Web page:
10.07.2011 0

Obama speaks to the Wall Street protesters

Obama speaks to Wall Street protestersBy Robert RomanoAt an Oct. 6 news conference, Barack Obama received an interesting question about the radical Wall Street protesters wherein the reporter noted his signing of the Dodd-Frank financial regulatory bill. The journalist observed that the presence of the movement showed the protesters “clearly don’t think that you or Republicans have done enough, that you’re in fact part of the problem.”

Obama responded by attempting to reach out to the Wall Street protesters, saying, “the protesters are giving voice to a more broad-based frustration about how our financial system works.”

I write that he attempted to reach out to the protesters, because then he proceeded to defend that very system, saying, “we have to have a strong, effective financial sector in order for us to grow.”

He even defended the bailouts during the financial crisis, when institutions all over the world that bet poorly on U.S. housing were simply given $1.25 trillion by the Federal Reserve. Over $442.7 billion of that even went to foreign banks in Europe, Asia, and elsewhere. The program took place just as Obama came into office, starting in January 2009.

As a U.S. Senator, Obama voted for the $700 billion Troubled Asset Relief Program in 2008, too.

Said Obama, “And I used up a lot of political capital, and I’ve got the dings and bruises to prove it, in order to make sure that we prevented a financial meltdown, and that banks stayed afloat. And that was the right thing to do, because had we seen a financial collapse then the damage to the American economy would have been even worse.”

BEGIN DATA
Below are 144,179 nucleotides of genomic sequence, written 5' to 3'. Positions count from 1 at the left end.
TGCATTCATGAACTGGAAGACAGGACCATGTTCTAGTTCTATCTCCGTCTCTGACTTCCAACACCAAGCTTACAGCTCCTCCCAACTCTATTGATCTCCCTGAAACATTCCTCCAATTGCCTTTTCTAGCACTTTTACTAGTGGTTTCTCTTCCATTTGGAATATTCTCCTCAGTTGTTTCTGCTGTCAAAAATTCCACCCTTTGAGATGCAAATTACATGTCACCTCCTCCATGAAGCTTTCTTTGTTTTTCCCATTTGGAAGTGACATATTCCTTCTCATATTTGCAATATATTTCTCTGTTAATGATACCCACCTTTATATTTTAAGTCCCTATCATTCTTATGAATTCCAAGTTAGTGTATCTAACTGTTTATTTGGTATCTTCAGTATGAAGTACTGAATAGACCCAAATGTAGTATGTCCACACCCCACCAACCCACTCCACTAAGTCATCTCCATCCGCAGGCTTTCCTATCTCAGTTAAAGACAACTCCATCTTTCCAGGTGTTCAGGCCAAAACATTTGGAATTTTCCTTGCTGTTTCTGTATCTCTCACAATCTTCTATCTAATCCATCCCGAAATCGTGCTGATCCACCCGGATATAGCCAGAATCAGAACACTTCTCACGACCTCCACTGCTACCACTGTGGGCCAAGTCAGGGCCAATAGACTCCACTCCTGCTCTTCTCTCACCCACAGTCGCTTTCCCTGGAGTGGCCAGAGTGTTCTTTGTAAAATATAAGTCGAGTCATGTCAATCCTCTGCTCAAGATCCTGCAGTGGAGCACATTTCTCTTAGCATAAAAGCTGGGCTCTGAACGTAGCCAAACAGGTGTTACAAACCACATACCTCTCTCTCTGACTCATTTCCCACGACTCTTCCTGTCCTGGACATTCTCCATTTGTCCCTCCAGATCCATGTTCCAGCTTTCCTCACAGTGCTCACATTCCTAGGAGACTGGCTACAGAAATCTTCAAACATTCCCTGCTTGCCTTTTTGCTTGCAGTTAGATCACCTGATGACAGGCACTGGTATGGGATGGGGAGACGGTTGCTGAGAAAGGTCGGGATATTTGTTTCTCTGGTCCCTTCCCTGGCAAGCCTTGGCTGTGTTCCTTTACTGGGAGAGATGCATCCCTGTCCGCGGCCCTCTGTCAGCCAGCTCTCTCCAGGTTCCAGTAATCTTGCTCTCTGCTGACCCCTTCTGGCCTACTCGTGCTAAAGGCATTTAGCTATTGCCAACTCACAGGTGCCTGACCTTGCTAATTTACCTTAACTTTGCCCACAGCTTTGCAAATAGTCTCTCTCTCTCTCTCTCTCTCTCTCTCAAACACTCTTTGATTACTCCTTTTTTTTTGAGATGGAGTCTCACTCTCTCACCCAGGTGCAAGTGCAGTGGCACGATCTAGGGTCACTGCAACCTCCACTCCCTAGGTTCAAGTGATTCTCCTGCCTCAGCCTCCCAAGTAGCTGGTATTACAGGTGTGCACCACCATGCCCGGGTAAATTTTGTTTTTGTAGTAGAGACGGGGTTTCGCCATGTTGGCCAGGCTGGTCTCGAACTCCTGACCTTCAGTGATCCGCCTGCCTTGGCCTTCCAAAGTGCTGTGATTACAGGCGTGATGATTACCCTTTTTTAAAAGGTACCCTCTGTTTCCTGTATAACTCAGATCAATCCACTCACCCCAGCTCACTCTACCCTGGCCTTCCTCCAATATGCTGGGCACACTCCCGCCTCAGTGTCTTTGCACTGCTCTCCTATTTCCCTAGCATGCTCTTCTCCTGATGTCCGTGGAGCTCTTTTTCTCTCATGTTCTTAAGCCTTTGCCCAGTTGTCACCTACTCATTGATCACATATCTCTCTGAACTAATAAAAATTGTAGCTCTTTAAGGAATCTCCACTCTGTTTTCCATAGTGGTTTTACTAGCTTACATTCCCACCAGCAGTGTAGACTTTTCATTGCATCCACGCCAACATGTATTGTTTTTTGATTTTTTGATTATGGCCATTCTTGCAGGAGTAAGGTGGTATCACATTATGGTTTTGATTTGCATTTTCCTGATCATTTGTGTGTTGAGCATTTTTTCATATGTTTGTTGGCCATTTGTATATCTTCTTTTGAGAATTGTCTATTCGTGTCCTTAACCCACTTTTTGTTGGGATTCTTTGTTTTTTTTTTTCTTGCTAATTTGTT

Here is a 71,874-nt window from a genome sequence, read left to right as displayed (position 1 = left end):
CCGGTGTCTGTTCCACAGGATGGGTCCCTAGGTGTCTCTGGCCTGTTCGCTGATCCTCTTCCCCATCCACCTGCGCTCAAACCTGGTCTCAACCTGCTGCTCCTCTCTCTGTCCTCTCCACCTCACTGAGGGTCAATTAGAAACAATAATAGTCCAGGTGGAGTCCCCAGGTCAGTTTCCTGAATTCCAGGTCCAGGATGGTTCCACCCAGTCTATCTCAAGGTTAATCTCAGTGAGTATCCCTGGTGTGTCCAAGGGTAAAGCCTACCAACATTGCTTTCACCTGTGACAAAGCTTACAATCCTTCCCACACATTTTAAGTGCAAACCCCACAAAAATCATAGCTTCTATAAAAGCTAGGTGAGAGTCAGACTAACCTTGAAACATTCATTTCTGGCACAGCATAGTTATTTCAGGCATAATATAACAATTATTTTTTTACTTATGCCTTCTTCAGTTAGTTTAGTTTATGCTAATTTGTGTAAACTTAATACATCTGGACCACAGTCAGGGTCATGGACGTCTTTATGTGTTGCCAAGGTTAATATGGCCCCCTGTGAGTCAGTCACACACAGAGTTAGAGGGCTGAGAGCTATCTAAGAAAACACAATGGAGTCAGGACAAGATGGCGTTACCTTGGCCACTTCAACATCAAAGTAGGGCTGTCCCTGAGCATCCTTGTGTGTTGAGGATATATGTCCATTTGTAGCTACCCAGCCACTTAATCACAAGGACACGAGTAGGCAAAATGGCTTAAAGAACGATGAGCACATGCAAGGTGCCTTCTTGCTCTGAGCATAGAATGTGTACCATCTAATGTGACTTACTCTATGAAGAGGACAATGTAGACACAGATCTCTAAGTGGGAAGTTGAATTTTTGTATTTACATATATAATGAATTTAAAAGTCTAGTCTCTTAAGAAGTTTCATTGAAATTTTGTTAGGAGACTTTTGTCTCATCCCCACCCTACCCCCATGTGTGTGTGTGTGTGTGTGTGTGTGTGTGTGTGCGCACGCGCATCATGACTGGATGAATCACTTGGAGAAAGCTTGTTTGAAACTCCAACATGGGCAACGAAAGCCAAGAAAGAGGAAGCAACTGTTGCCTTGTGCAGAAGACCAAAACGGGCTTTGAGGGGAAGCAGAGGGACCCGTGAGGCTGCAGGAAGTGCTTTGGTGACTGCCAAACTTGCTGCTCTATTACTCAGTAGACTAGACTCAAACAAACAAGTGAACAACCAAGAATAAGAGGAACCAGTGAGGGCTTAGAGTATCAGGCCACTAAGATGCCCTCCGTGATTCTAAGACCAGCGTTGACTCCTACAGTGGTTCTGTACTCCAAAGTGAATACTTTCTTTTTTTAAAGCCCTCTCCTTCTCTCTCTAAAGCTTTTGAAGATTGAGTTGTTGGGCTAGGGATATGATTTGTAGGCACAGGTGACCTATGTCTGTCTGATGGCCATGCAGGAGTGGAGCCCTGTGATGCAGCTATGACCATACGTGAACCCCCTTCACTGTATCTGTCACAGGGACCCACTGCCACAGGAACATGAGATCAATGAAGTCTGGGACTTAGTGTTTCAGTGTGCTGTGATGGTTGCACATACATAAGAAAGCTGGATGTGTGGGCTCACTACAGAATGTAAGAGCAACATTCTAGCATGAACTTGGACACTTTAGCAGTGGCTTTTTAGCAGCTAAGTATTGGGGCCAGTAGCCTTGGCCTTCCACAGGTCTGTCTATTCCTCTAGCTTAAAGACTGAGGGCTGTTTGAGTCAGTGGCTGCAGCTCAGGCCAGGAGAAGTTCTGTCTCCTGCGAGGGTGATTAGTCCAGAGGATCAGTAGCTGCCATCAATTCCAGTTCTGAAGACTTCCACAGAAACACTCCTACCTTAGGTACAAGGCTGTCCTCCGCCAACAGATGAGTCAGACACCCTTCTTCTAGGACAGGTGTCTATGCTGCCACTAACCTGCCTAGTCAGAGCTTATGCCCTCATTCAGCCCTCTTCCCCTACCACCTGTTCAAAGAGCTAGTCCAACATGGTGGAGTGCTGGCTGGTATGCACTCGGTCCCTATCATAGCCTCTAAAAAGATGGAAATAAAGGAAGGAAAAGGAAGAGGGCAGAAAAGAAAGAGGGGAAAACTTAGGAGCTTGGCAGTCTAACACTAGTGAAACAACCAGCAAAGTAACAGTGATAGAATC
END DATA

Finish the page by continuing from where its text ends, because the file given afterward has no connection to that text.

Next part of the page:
Pretty clear. Obama does not actually support the protesters’ goals — which includes opposition to the bailouts.

Also of interest was how MSNBC reported on the press conference and the movement itself, writing, “The protesters have varied causes and no apparent demands”. That’s not actually true. They have lots of demands, in fact.

They may not necessarily equate to a coherent ideology yet, and be slightly unfocused, but it does not take that long browsing the groups’ literature to find among their demands a reinstatement of the Depression-era Glass-Steagall Act that separated commercial and investment banking, and that their ire is directed against financial institutions generally.

In its misreporting of the movement, MSNBC is signaling that the establishment is actually not in favor of the protesters’ demands as it relates to financial institutions, and so it is marginalizing any articulation of its agenda, even if one is in fact taking root.

So too when Obama says the U.S. must have a “strong, effective” financial sector for the economy to grow, that’s him sticking up for the established order, sticking up for the megabanks that the bipartisan repeal of Glass-Steagall helped bring about.

Obama would like to believe that the passage of Dodd-Frank might placate these masses — clearly, the reporter didn’t think so — but that’s a fool’s hope. That was the bill that made the financial elites, whom the protesters loathe, that much stronger by institutionalizing “too big to fail.” How?

It established a so-called “orderly liquidation fund,” which is really just an unlimited bailout fund for the nation’s financial institutions. The fund is administered by the Federal Deposit Insurance Corporation (FDIC), and receives financing from assessments levied on 60 bank-holding and insurance companies with $50 billion or more in assets. But the costs are actually borne by consumers of financial products in the form of higher transactional fees.

So, if anything goes wrong, the FDIC-run fund will kick in and the “too big to fail” financial institutions will again be bailed out.

Such a rigged system is indeed frustrating to the American people, who feel like they are being screwed. But, the reporter is right. Obama is a part of the problem.

Robert Romano is the Senior Editor of Americans for Limited Government.

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